In 1843 the Portuguese moved the capital to Panaji from Velha Goa. By the mid-18th century, Portuguese Goa had expanded to most of the present-day state limits; the Portuguese lost other possessions in India until their borders stabilised and formed the Estado da Índia Portuguesa or State of Portuguese India, of which Goa was the largest territory. Contemporary period After India gained independence from the British in 1947, India requested that Portuguese territories on the Indian subcontinent be ceded to India. Portugal refused to negotiate on the sovereignty of its Indian enclaves. On 19 December 1961, the Indian Army invaded with Operation Vijay resulting in the annexation of Goa, of Daman and Diu islands into the Indian union. Goa, along with Diu, was organised as a centrally administered union territory of India. On 30 May 1987, the union territory was split, Goa was made India's twenty-fifth state, with Daman and Diu remaining a union territory. Goa encompasses an area of 3,702 km2, it lies between the latitudes 14°53′54″ N and 15°40′00″ N and longitudes 73°40′33″ E and 74°20′13″ E. Goa is a part of the coastal country known as the Konkan, an escarpment rising up to the Western Ghats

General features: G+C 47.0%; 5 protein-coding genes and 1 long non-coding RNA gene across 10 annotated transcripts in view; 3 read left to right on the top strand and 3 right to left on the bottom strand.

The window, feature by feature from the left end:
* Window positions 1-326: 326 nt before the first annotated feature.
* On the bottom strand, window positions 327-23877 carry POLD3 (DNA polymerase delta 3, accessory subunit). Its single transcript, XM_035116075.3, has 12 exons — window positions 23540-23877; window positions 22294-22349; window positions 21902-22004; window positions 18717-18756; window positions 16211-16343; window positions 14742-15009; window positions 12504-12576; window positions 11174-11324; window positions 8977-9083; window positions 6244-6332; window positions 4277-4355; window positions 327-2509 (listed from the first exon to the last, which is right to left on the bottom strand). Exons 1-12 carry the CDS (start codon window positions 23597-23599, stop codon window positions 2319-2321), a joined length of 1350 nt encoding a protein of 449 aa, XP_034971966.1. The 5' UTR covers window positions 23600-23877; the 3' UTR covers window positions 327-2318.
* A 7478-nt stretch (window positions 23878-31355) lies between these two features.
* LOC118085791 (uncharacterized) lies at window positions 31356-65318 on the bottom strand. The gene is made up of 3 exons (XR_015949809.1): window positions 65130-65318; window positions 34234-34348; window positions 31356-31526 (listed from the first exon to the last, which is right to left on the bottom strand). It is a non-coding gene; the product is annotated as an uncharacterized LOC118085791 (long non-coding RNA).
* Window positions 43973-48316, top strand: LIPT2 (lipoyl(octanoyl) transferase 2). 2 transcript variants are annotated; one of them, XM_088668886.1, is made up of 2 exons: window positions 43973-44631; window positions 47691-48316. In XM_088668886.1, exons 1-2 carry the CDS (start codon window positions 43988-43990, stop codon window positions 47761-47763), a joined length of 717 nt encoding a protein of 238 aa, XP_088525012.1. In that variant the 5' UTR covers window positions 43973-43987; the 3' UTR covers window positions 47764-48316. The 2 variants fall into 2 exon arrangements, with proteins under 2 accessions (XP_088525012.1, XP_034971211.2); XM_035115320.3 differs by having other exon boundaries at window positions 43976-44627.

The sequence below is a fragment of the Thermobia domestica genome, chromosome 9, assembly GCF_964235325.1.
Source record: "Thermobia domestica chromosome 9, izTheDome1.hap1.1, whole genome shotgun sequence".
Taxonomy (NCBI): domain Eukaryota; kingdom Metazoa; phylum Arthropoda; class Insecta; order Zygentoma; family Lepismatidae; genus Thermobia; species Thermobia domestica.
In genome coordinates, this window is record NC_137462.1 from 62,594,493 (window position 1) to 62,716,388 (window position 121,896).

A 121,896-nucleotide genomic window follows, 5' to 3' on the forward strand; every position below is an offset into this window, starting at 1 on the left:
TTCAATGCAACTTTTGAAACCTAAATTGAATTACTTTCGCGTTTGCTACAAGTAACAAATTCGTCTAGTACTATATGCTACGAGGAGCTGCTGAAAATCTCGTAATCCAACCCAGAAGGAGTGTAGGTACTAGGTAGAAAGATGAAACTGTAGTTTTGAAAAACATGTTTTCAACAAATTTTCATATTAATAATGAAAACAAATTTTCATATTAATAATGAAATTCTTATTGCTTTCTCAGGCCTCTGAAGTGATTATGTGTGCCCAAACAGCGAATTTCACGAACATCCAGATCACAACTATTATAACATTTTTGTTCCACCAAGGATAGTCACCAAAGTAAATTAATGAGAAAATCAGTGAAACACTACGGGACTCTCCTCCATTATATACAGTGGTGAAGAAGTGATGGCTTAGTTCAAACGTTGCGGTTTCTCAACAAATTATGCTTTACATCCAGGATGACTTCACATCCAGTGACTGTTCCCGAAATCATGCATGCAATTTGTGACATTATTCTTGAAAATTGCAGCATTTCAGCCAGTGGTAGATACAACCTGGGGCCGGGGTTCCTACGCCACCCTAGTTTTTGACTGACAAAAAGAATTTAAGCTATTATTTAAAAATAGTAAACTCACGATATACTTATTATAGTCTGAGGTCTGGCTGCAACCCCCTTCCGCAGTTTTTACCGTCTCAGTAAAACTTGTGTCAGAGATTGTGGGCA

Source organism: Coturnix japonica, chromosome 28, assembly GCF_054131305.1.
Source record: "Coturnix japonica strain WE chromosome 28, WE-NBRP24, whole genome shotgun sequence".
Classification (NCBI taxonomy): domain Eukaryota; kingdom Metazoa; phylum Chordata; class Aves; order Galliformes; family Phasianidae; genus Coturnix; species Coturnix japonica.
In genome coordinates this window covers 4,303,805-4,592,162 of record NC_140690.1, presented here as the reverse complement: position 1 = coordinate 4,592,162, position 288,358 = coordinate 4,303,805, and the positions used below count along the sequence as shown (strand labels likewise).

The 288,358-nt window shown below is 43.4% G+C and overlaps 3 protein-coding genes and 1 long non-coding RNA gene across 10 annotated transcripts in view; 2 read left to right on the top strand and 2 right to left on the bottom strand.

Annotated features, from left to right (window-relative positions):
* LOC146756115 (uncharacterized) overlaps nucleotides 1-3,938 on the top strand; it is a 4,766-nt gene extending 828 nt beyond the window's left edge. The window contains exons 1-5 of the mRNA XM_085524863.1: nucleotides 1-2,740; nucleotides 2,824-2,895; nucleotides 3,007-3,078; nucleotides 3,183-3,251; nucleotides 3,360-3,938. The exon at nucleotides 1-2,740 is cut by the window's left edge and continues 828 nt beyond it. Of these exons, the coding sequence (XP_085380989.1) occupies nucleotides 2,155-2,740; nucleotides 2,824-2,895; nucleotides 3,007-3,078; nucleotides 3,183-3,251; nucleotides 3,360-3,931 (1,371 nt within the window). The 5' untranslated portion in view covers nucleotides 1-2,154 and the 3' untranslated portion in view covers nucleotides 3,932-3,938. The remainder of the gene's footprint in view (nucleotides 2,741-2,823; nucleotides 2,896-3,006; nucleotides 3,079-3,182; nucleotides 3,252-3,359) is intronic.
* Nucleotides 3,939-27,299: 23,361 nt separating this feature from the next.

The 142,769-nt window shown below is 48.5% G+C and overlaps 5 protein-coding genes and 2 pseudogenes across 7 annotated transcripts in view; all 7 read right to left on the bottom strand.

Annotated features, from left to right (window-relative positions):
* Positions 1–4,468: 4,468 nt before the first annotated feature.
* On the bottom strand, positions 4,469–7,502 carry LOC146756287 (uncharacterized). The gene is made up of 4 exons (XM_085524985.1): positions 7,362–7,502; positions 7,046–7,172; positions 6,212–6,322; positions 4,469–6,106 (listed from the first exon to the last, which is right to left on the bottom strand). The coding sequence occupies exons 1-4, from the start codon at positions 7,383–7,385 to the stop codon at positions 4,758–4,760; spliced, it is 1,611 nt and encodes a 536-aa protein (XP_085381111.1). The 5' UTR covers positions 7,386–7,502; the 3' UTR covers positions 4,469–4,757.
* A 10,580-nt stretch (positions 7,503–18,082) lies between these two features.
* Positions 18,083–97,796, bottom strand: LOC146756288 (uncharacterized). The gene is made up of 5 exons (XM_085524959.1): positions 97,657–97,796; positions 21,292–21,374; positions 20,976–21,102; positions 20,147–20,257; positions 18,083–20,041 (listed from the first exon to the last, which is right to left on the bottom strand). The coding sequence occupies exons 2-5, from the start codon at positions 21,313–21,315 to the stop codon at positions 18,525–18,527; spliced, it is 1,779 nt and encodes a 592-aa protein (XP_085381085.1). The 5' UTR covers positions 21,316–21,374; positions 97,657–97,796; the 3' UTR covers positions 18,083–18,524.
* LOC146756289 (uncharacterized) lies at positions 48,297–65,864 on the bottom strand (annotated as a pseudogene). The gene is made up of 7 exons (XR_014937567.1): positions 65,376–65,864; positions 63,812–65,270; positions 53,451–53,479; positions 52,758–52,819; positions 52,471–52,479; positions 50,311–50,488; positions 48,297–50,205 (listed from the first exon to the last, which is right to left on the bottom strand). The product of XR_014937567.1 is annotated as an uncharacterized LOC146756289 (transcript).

Agnieszka Grochowska is a Polish actress. She has performed in more than twenty films since 2002, she is famous for her work in Shameless, where her character Anka is in an incestuous relationship with her younger half-brother. Shooting Stars Award Agnieszka Grochowska on IMDb
University of Warsaw
The University of Warsaw, established in 1816, is the largest university in Poland. It employs over 6,000 staff including over 3,100 academic educators, it provides graduate courses for 53,000 students. The University offers some 37 different fields of study, 18 faculties and over 100 specializations in Humanities, technical as well as Natural Sciences, it was founded as a Royal University on 19 November 1816, when the Partitions of Poland separated Warsaw from the oldest and most influential University of Kraków. Alexander I granted permission for the establishment of five faculties – law and political science, philosophy and the humanities; the university expanded but was closed during November Uprising in 1830. It was reopened in 1857 as the Warsaw Academy of Medicine, now based in the nearby Staszic Palace with only medical and pharmaceutical faculties. All Polish-language campuses were closed in 1869 after the failed January Uprising, but the university managed to train 3,000 students, many of whom were important part of the Polish intelligentsia.